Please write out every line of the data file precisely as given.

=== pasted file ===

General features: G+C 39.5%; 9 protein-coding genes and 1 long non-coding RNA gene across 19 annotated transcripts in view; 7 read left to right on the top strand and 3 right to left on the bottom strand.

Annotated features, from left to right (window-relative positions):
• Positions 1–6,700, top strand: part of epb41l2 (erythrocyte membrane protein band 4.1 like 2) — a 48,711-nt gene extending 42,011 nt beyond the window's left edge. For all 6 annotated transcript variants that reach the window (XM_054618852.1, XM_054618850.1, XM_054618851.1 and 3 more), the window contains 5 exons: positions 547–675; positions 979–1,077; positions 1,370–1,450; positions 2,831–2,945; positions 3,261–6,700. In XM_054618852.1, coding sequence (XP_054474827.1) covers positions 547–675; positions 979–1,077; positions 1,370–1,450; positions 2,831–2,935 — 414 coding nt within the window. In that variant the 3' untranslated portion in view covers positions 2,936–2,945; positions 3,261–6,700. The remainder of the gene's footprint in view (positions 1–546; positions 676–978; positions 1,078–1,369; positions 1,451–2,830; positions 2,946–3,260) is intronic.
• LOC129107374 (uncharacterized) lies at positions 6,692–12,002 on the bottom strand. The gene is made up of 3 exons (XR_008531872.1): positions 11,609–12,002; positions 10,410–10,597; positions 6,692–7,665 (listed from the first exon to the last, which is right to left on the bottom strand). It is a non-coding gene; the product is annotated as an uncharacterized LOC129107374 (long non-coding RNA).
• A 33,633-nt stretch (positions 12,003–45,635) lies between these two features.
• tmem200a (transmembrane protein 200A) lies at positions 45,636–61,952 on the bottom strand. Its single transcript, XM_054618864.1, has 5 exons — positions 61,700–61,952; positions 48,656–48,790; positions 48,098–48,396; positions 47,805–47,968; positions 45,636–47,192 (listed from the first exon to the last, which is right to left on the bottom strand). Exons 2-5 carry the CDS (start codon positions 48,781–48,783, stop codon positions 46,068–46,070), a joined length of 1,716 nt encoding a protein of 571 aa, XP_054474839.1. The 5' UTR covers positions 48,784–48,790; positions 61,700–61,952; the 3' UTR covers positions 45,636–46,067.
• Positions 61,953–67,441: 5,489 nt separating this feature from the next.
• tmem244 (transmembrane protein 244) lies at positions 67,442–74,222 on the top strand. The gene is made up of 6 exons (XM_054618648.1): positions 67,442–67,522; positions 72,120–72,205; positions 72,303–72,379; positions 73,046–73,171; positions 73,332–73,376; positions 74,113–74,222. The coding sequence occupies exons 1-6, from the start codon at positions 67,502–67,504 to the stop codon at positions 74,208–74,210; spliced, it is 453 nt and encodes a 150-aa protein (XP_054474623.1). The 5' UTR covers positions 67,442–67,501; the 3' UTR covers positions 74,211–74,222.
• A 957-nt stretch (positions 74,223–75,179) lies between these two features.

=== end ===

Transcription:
General features: G+C 39.5%; 9 protein-coding genes and 1 long non-coding RNA gene across 19 annotated transcripts in view; 7 read left to right on the top strand and 3 right to left on the bottom strand.

Annotated features, from left to right (window-relative positions):
• Positions 1–6,700, top strand: part of epb41l2 (erythrocyte membrane protein band 4.1 like 2) — a 48,711-nt gene extending 42,011 nt beyond the window's left edge. For all 6 annotated transcript variants that reach the window (XM_054618852.1, XM_054618850.1, XM_054618851.1 and 3 more), the window contains 5 exons: positions 547–675; positions 979–1,077; positions 1,370–1,450; positions 2,831–2,945; positions 3,261–6,700. In XM_054618852.1, coding sequence (XP_054474827.1) covers positions 547–675; positions 979–1,077; positions 1,370–1,450; positions 2,831–2,935 — 414 coding nt within the window. In that variant the 3' untranslated portion in view covers positions 2,936–2,945; positions 3,261–6,700. The remainder of the gene's footprint in view (positions 1–546; positions 676–978; positions 1,078–1,369; positions 1,451–2,830; positions 2,946–3,260) is intronic.
• LOC129107374 (uncharacterized) lies at positions 6,692–12,002 on the bottom strand. The gene is made up of 3 exons (XR_008531872.1): positions 11,609–12,002; positions 10,410–10,597; positions 6,692–7,665 (listed from the first exon to the last, which is right to left on the bottom strand). It is a non-coding gene; the product is annotated as an uncharacterized LOC129107374 (long non-coding RNA).
• A 33,633-nt stretch (positions 12,003–45,635) lies between these two features.
• tmem200a (transmembrane protein 200A) lies at positions 45,636–61,952 on the bottom strand. Its single transcript, XM_054618864.1, has 5 exons — positions 61,700–61,952; positions 48,656–48,790; positions 48,098–48,396; positions 47,805–47,968; positions 45,636–47,192 (listed from the first exon to the last, which is right to left on the bottom strand). Exons 2-5 carry the CDS (start codon positions 48,781–48,783, stop codon positions 46,068–46,070), a joined length of 1,716 nt encoding a protein of 571 aa, XP_054474839.1. The 5' UTR covers positions 48,784–48,790; positions 61,700–61,952; the 3' UTR covers positions 45,636–46,067.
• Positions 61,953–67,441: 5,489 nt separating this feature from the next.
• tmem244 (transmembrane protein 244) lies at positions 67,442–74,222 on the top strand. The gene is made up of 6 exons (XM_054618648.1): positions 67,442–67,522; positions 72,120–72,205; positions 72,303–72,379; positions 73,046–73,171; positions 73,332–73,376; positions 74,113–74,222. The coding sequence occupies exons 1-6, from the start codon at positions 67,502–67,504 to the stop codon at positions 74,208–74,210; spliced, it is 453 nt and encodes a 150-aa protein (XP_054474623.1). The 5' UTR covers positions 67,442–67,501; the 3' UTR covers positions 74,211–74,222.
• A 957-nt stretch (positions 74,223–75,179) lies between these two features.